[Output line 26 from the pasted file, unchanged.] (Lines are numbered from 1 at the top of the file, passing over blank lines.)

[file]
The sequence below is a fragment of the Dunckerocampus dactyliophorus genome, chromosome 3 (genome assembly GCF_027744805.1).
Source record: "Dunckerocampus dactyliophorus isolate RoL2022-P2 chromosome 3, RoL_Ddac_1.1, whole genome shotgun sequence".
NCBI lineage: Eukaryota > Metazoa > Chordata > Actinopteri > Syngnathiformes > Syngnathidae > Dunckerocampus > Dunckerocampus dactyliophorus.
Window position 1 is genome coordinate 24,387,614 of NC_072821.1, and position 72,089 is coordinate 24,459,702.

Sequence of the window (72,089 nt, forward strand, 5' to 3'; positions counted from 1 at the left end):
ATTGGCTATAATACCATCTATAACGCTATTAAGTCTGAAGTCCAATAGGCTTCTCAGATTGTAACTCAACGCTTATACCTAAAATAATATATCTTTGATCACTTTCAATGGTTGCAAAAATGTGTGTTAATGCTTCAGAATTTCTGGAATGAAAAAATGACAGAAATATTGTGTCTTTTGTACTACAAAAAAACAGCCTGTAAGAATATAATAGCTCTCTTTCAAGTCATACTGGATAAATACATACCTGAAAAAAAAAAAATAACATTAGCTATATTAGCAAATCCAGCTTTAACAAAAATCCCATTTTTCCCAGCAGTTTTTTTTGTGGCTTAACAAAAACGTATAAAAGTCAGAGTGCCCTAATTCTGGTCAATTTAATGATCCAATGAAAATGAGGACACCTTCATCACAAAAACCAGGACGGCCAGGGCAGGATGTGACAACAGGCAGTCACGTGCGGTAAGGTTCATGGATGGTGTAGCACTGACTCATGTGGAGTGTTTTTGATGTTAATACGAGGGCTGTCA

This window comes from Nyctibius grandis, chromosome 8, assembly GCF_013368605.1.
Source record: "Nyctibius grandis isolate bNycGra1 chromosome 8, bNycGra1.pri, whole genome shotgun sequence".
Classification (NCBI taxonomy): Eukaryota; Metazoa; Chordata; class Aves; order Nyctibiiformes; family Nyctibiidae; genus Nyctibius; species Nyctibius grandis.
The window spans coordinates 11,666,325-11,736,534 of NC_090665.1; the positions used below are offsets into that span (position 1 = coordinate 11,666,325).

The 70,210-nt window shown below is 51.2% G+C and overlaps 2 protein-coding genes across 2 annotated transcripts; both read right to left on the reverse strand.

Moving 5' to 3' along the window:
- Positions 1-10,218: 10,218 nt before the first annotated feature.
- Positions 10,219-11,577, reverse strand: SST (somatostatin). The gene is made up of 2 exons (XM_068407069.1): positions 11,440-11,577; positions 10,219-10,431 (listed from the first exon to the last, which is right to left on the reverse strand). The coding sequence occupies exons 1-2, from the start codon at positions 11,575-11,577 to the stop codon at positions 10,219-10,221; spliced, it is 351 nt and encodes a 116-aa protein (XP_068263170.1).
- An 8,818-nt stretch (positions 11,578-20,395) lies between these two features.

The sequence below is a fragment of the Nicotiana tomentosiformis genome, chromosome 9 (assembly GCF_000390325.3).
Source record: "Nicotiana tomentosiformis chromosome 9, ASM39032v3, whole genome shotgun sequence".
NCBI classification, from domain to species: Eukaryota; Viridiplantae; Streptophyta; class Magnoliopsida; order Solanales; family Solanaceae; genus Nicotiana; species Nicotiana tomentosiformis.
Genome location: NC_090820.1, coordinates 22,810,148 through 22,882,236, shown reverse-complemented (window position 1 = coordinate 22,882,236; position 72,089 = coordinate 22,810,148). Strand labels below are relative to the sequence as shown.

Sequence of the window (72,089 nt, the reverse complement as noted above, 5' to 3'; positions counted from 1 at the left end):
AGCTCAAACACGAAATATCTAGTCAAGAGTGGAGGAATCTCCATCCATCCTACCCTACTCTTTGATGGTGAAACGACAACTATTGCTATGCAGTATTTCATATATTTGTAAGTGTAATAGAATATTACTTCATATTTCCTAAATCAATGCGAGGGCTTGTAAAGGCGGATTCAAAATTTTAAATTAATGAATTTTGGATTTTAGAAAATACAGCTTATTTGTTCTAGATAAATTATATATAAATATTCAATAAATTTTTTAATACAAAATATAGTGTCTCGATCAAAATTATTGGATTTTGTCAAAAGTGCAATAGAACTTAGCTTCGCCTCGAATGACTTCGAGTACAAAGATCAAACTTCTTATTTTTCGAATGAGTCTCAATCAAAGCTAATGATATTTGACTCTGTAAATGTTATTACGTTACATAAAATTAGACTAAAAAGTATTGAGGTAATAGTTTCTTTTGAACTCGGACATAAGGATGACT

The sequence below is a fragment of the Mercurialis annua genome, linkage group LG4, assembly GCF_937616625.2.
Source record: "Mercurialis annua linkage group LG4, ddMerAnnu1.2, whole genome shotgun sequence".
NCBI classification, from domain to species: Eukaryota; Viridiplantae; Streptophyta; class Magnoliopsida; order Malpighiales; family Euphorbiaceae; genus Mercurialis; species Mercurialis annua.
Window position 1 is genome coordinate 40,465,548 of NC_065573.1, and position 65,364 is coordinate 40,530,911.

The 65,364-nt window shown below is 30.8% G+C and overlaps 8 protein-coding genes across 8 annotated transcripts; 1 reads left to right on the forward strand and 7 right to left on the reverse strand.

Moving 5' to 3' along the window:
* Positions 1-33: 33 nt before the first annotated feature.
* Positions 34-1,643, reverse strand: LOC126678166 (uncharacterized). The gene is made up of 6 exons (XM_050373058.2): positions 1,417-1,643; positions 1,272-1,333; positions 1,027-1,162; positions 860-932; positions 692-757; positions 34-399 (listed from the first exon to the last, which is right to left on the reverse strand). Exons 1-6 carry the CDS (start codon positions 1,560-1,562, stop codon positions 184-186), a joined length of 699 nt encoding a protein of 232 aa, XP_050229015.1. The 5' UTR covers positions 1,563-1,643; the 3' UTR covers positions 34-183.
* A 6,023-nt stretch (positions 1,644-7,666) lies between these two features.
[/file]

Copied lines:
The 65,364-nt window shown below is 30.8% G+C and overlaps 8 protein-coding genes across 8 annotated transcripts; 1 reads left to right on the forward strand and 7 right to left on the reverse strand.